There is the question of mention plural markers too. Should we greet a group of men Chao cacanh? and a group of people of both sexes Chao cacanhcacchi?
That was a trick question, because the answer is that in spoken form we would say - Chao cac anh cac chi - in five syllables highly isolated from each other. Very different from international - five syllables which are rolled in the same breath. If you doubt this claim try to get a native speaker of Vietnamese to say cac anh as fast as he/she can. No matter how fast the two syllables cac anh are pronounced, they will not sound like ca canh. Which means that there is a silence in between cac and anh, or generally in between most Vietnamese syllables. There lies one of the most important reasons why Vietnamese is written in this way, one unit of writing (chu) for each sound (tieng), according to a paper by Professor Nguyen Quang Hong given in 1991. The problem of where a word (tu) begins and ends is somewhat different.
I think Vietnamese2020 is to be congratulated in their attempt to make things easier for the readers. I guess proponents of Vietnamese2020 wish to be able to signal to their readers a little more clearly where their words begin and end, thus aiding in the process of constructing the meaning of what they are reading. But I am not aware of any impediment to understanding a text written in the present way. In fact, as usual, I find a little solace in that theory that says the meaning is arrived at in the mind of the readers when engaged with the text. No matter how closely / loosely / deliberately the writer signals his/her intention the final understanding will be partly reader-relevant.
I say leave things the way they are. Chao tat ca cac ban.
I have been very impressed by Quynh Du's extremely thoughtful comments on hyphenation. I, too, would have real trouble writing nguoiphatthu or cacanhcacchi. In fact, I would have trouble writing xaxoi or bangden. One could argue that xaxoi is indeed one single concept (try using xoi without xa--you get a totally different meaning as in xoi bap or xoi thit) whereas bang den is really made up of a modifier and a modified object, that is, *the board that is black'. Many of the words that were hyphenated in the pre-75 South are Sino-Vietnamese compound words (and many are neologisms): lich-su, dai-hoc, and so forth. these are words that are now linked (no hyphen) in pinyin romanization. so we have lishi yanjiu but nghien cuu lich su. It might make sense to hyphenate these compound words. But I also believe in letting well enough alone.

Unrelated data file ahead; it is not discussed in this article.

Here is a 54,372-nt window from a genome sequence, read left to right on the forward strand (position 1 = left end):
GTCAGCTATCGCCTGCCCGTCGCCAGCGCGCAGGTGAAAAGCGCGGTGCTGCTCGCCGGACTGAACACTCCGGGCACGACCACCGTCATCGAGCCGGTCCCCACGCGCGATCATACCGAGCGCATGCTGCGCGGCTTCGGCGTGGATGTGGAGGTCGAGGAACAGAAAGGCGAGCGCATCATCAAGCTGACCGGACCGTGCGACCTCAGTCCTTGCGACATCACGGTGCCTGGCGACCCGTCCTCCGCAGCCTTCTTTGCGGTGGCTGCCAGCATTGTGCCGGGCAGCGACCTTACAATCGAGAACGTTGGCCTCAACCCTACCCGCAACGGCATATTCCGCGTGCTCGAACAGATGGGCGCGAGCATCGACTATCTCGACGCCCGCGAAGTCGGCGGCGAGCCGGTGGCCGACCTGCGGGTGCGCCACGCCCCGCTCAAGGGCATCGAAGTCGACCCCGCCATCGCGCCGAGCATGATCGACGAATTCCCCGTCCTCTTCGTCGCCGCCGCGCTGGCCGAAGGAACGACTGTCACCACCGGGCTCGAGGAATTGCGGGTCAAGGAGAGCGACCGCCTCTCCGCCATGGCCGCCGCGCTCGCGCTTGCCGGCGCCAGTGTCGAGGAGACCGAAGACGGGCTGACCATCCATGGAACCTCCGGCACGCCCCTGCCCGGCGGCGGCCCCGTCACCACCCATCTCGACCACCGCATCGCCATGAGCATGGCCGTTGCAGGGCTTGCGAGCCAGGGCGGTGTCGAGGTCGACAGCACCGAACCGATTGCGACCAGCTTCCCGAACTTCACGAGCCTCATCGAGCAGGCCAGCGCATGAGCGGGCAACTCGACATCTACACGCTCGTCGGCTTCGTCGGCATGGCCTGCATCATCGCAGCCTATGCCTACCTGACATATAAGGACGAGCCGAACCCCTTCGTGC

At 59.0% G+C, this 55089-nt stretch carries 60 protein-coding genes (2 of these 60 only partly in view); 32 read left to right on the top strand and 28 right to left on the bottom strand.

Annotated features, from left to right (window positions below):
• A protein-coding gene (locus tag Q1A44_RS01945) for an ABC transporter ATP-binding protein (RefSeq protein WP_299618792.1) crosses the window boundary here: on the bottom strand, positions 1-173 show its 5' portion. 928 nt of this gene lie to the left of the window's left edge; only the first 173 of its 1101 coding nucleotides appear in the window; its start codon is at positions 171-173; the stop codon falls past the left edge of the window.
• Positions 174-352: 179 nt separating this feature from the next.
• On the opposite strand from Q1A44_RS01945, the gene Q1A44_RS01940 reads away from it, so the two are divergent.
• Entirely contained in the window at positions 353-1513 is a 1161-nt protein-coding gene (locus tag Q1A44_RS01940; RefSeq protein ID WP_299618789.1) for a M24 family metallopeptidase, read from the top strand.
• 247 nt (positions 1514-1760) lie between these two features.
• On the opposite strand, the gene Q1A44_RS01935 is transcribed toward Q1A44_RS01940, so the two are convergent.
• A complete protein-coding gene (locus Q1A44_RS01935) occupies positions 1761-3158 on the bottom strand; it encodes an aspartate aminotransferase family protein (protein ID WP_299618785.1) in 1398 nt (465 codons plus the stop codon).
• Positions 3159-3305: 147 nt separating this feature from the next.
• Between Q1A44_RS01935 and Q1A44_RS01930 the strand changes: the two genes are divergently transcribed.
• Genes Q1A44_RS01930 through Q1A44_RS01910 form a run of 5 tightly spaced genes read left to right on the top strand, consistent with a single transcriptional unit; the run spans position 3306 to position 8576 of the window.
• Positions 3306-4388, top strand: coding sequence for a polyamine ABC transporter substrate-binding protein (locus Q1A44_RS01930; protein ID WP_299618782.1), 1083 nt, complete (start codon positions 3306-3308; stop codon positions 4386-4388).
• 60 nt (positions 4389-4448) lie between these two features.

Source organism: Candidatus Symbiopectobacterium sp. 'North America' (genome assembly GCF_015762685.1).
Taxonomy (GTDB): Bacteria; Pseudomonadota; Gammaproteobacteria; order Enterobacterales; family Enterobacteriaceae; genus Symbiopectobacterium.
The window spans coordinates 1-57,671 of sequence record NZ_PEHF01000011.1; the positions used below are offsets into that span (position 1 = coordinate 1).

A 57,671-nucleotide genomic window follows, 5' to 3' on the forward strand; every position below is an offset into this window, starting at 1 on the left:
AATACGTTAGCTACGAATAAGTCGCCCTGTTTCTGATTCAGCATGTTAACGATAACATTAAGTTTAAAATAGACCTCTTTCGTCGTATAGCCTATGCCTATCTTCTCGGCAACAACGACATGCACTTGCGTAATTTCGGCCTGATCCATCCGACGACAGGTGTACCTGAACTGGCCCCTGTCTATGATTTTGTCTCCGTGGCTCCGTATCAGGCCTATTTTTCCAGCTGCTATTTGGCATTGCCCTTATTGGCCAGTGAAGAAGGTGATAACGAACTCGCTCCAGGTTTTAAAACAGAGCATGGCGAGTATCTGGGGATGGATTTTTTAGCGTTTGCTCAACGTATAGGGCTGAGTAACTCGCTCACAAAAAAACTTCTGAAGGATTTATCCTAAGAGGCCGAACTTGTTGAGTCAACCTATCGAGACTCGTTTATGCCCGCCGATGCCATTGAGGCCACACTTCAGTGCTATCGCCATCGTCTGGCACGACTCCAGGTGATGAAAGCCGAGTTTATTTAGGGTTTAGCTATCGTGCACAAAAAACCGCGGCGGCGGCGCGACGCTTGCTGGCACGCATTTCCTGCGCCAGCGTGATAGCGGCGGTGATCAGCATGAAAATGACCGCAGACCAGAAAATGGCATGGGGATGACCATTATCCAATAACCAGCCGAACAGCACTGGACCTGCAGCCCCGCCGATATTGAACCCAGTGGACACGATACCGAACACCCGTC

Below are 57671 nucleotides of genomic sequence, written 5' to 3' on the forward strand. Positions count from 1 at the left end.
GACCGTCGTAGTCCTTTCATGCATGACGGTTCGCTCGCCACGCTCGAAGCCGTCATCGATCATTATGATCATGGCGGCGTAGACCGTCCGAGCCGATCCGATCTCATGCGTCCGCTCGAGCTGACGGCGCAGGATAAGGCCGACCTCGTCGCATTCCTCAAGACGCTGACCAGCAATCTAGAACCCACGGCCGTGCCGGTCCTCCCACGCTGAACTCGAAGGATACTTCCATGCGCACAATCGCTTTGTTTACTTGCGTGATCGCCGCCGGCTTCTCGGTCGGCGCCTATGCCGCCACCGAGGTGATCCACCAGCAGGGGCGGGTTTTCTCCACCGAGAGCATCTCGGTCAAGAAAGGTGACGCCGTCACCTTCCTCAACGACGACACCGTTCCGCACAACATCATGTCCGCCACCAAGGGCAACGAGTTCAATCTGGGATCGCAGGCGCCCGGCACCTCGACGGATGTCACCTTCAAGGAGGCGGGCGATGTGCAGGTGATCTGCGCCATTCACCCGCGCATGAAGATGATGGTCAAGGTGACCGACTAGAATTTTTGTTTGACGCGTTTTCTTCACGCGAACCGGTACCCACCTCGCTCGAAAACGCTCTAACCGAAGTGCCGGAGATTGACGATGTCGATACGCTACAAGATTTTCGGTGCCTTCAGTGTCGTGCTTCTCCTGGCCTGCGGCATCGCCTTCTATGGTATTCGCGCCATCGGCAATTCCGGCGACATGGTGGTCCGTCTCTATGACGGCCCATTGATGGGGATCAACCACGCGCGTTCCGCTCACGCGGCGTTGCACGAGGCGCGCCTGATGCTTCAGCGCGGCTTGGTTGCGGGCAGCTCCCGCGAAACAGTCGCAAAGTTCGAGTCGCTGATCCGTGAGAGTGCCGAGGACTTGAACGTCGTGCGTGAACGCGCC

p.s.: many blackboards in the US are actually green; at Harvard "blue books" change color every year. And of course we know that green cards have not been green in quite some time. Language evolves all the time.
Very interesting discussion. I just happen to glance at a few emails on this and my head swirls with vision of vast possibility ! As I recall, there has been a long tradition of trying to "reform"/"renovate" the Vietnamese writing to give it various added lustres - modernity, scientific character, aesthetics", to name a few.
One of the first was to replace some of the "y" by the "i". For ex.,"ty" by "ti". There are, of course, exceptions: "thu'y" cannot be replaced by "thu'i", which makes the whole scheme problematic. Other candidates: "f" for "ph", "z" for "d". HCM was particular fond of the "f". For some reasons, these never catch on.
Then the use of hyphenation: dai-hoc instead of dai hoc. Typographically, that proves an added burden for typesetters, spellers, and even writers. That was eventually dropped.